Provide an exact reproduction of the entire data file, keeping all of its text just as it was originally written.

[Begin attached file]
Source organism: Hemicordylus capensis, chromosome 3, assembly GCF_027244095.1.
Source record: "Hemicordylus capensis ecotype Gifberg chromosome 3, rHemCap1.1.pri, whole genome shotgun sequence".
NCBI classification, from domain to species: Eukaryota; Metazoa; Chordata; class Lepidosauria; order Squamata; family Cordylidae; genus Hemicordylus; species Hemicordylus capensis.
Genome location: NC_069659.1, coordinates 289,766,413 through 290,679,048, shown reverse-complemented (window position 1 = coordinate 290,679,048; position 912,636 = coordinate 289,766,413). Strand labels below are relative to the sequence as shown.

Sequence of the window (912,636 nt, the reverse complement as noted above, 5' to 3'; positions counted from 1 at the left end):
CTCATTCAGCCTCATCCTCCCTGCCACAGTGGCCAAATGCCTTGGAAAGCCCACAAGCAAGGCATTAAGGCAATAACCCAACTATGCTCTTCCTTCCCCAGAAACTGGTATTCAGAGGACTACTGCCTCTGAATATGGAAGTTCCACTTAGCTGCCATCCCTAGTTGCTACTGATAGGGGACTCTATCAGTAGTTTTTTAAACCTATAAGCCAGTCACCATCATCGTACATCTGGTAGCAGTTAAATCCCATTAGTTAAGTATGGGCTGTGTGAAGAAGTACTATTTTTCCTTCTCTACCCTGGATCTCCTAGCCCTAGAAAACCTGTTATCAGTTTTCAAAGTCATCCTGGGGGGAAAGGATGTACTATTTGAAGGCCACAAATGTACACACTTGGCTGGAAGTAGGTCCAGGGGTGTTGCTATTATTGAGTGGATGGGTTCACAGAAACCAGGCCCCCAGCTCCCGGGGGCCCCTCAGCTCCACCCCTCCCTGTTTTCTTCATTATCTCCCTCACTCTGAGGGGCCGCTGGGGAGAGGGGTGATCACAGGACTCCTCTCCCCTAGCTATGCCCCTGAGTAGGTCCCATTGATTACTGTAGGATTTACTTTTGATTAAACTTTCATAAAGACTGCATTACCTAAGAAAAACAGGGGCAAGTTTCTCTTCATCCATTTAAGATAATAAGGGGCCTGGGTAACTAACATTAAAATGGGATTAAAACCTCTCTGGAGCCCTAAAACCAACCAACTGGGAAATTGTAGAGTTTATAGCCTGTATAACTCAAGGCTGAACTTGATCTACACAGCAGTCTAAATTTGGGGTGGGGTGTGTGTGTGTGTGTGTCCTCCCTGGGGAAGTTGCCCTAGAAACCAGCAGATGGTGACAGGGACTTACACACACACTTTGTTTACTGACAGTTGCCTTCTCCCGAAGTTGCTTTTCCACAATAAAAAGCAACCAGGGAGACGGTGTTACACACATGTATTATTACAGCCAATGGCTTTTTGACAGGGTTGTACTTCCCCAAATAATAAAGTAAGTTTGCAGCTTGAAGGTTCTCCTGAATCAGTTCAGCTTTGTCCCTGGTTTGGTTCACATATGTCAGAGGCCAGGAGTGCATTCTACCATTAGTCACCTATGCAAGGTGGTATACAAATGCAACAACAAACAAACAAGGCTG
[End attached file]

Source organism: Hemicordylus capensis, chromosome 3, assembly GCF_027244095.1.
Source record: "Hemicordylus capensis ecotype Gifberg chromosome 3, rHemCap1.1.pri, whole genome shotgun sequence".
NCBI classification, from domain to species: Eukaryota; Metazoa; Chordata; class Lepidosauria; order Squamata; family Cordylidae; genus Hemicordylus; species Hemicordylus capensis.
Genome location: NC_069659.1, coordinates 289,766,413 through 290,679,048, shown reverse-complemented (window position 1 = coordinate 290,679,048; position 912,636 = coordinate 289,766,413). Strand labels below are relative to the sequence as shown.

Sequence of the window (912,636 nt, the reverse complement as noted above, 5' to 3'; positions counted from 1 at the left end):
CTCATTCAGCCTCATCCTCCCTGCCACAGTGGCCAAATGCCTTGGAAAGCCCACAAGCAAGGCATTAAGGCAATAACCCAACTATGCTCTTCCTTCCCCAGAAACTGGTATTCAGAGGACTACTGCCTCTGAATATGGAAGTTCCACTTAGCTGCCATCCCTAGTTGCTACTGATAGGGGACTCTATCAGTAGTTTTTTAAACCTATAAGCCAGTCACCATCATCGTACATCTGGTAGCAGTTAAATCCCATTAGTTAAGTATGGGCTGTGTGAAGAAGTACTATTTTTCCTTCTCTACCCTGGATCTCCTAGCCCTAGAAAACCTGTTATCAGTTTTCAAAGTCATCCTGGGGGGAAAGGATGTACTATTTGAAGGCCACAAATGTACACACTTGGCTGGAAGTAGGTCCAGGGGTGTTGCTATTATTGAGTGGATGGGTTCACAGAAACCAGGCCCCCAGCTCCCGGGGGCCCCTCAGCTCCACCCCTCCCTGTTTTCTTCATTATCTCCCTCACTCTGAGGGGCCGCTGGGGAGAGGGGTGATCACAGGACTCCTCTCCCCTAGCTATGCCCCTGAGTAGGTCCCATTGATTACTGTAGGATTTACTTTTGATTAAACTTTCATAAAGACTGCATTACCTAAGAAAAACAGGGGCAAGTTTCTCTTCATCCATTTAAGATAATAAGGGGCCTGGGTAACTAACATTAAAATGGGATTAAAACCTCTCTGGAGCCCTAAAACCAACCAACTGGGAAATTGTAGAGTTTATAGCCTGTATAACTCAAGGCTGAACTTGATCTACACAGCAGTCTAAATTTGGGGTGGGGTGTGTGTGTGTGTGTGTCCTCCCTGGGGAAGTTGCCCTAGAAACCAGCAGATGGTGACAGGGACTTACACACACACTTTGTTTACTGACAGTTGCCTTCTCCCGAAGTTGCTTTTCCACAATAAAAAGCAACCAGGGAGACGGTGTTACACACATGTATTATTACAGCCAATGGCTTTTTGACAGGGTTGTACTTCCCCAAATAATAAAGTAAGTTTGCAGCTTGAAGGTTCTCCTGAATCAGTTCAGCTTTGTCCCTGGTTTGGTTCACATATGTCAGAGGCCAGGAGTGCATTCTACCATTAGTCACCTATGCAAGGTGGTATACAAATGCAACAACAAACAAACAAGGCTG